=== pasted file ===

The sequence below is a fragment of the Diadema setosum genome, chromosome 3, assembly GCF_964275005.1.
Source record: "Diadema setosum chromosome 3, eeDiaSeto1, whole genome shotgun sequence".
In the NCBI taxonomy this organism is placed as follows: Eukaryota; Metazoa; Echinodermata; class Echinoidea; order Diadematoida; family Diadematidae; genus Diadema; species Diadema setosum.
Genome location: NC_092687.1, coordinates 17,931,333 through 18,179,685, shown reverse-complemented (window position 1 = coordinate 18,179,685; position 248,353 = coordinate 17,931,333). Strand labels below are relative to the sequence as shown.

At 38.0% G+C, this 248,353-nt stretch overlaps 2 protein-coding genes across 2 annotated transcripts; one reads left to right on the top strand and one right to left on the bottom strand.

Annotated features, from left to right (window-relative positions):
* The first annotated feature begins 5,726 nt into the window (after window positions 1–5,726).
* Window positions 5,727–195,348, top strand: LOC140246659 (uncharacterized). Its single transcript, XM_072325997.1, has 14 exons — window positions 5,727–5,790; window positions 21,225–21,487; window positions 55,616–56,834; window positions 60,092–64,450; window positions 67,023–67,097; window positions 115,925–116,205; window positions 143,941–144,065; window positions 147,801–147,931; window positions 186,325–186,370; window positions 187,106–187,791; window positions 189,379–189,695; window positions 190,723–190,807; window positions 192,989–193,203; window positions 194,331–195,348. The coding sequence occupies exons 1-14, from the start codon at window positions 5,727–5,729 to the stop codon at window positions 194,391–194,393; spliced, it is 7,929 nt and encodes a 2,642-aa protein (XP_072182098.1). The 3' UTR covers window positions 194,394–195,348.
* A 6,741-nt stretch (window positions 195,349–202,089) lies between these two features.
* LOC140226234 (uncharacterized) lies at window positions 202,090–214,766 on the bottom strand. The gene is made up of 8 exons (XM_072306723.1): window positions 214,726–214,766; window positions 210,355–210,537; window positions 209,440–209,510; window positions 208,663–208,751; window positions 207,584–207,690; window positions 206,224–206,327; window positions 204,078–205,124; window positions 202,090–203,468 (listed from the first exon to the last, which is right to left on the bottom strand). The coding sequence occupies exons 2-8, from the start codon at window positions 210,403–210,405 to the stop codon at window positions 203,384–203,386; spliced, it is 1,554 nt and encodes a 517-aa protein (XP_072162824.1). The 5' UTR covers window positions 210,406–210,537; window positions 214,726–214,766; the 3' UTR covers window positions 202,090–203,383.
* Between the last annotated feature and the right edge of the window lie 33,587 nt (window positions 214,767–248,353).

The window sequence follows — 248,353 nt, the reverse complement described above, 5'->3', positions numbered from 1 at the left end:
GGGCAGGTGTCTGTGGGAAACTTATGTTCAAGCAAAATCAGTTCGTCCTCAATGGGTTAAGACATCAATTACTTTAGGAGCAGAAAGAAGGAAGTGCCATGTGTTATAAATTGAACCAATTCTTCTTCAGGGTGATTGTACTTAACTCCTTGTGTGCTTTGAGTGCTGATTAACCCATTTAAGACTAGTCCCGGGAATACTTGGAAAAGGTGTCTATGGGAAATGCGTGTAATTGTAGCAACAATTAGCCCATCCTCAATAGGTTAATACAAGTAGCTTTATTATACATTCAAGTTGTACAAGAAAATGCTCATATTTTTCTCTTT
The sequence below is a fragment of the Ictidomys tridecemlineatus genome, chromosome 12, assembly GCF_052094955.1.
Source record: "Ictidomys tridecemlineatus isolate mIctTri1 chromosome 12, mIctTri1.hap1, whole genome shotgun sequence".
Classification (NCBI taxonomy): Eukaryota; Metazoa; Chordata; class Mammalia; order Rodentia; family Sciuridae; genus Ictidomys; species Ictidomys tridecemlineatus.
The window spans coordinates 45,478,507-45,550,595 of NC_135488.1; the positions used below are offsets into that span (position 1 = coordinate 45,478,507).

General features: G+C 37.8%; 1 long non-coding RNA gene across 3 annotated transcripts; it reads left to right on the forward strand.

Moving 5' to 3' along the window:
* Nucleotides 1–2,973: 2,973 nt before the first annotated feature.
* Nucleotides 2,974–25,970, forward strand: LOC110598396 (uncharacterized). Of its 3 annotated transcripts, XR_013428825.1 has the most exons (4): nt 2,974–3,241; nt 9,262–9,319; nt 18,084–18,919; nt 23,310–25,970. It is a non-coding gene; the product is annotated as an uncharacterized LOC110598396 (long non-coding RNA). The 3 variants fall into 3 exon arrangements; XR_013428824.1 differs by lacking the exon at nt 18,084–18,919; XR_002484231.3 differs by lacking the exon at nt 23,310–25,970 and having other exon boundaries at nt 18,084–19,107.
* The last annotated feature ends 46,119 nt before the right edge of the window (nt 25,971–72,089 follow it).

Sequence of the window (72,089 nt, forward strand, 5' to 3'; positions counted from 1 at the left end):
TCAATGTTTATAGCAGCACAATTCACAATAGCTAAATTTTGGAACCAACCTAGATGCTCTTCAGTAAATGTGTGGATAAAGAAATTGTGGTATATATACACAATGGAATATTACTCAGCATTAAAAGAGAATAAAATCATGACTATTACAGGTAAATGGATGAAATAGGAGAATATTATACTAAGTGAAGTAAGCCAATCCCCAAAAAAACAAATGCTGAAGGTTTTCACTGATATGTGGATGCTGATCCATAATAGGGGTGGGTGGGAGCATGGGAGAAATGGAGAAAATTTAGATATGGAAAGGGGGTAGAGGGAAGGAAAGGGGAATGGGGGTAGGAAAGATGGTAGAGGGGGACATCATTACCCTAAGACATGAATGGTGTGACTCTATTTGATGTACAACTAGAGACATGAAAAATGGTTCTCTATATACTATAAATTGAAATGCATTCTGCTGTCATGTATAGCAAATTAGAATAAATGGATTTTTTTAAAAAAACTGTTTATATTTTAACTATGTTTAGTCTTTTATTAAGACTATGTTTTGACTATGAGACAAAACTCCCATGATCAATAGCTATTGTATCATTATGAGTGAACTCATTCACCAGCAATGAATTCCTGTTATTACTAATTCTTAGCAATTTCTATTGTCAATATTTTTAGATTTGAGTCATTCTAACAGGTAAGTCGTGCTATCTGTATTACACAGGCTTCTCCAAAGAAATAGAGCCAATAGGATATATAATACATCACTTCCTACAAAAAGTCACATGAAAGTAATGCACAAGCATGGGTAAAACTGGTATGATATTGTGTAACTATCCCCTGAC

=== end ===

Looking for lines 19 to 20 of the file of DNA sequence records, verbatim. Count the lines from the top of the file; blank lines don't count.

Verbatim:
Moving 5' to 3' along the window:
* Nucleotides 1–2,973: 2,973 nt before the first annotated feature.